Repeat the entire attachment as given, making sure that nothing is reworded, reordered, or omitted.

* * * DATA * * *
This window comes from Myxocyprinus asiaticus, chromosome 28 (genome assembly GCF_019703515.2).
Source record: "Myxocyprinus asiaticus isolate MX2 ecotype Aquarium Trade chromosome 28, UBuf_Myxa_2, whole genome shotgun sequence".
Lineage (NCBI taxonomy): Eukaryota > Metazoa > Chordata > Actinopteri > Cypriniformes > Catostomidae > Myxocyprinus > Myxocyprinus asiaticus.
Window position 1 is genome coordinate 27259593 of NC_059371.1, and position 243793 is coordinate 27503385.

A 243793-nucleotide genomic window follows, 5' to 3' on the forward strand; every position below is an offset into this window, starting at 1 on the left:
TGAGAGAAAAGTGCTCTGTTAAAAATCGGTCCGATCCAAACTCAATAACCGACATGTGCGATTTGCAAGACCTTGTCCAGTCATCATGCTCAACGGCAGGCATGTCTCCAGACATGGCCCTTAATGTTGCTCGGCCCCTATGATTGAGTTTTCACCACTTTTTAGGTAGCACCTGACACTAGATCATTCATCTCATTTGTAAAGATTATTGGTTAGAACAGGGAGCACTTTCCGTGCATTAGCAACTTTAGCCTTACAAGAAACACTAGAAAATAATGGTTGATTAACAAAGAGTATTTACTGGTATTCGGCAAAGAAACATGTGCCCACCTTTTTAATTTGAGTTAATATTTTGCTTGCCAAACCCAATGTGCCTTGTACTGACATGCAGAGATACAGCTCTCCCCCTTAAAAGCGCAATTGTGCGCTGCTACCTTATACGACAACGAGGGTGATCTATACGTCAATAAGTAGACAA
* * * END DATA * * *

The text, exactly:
This window comes from Myxocyprinus asiaticus, chromosome 28 (genome assembly GCF_019703515.2).
Source record: "Myxocyprinus asiaticus isolate MX2 ecotype Aquarium Trade chromosome 28, UBuf_Myxa_2, whole genome shotgun sequence".
Lineage (NCBI taxonomy): Eukaryota > Metazoa > Chordata > Actinopteri > Cypriniformes > Catostomidae > Myxocyprinus > Myxocyprinus asiaticus.
Window position 1 is genome coordinate 27259593 of NC_059371.1, and position 243793 is coordinate 27503385.

A 243793-nucleotide genomic window follows, 5' to 3' on the forward strand; every position below is an offset into this window, starting at 1 on the left:
TGAGAGAAAAGTGCTCTGTTAAAAATCGGTCCGATCCAAACTCAATAACCGACATGTGCGATTTGCAAGACCTTGTCCAGTCATCATGCTCAACGGCAGGCATGTCTCCAGACATGGCCCTTAATGTTGCTCGGCCCCTATGATTGAGTTTTCACCACTTTTTAGGTAGCACCTGACACTAGATCATTCATCTCATTTGTAAAGATTATTGGTTAGAACAGGGAGCACTTTCCGTGCATTAGCAACTTTAGCCTTACAAGAAACACTAGAAAATAATGGTTGATTAACAAAGAGTATTTACTGGTATTCGGCAAAGAAACATGTGCCCACCTTTTTAATTTGAGTTAATATTTTGCTTGCCAAACCCAATGTGCCTTGTACTGACATGCAGAGATACAGCTCTCCCCCTTAAAAGCGCAATTGTGCGCTGCTACCTTATACGACAACGAGGGTGATCTATACGTCAATAAGTAGACAA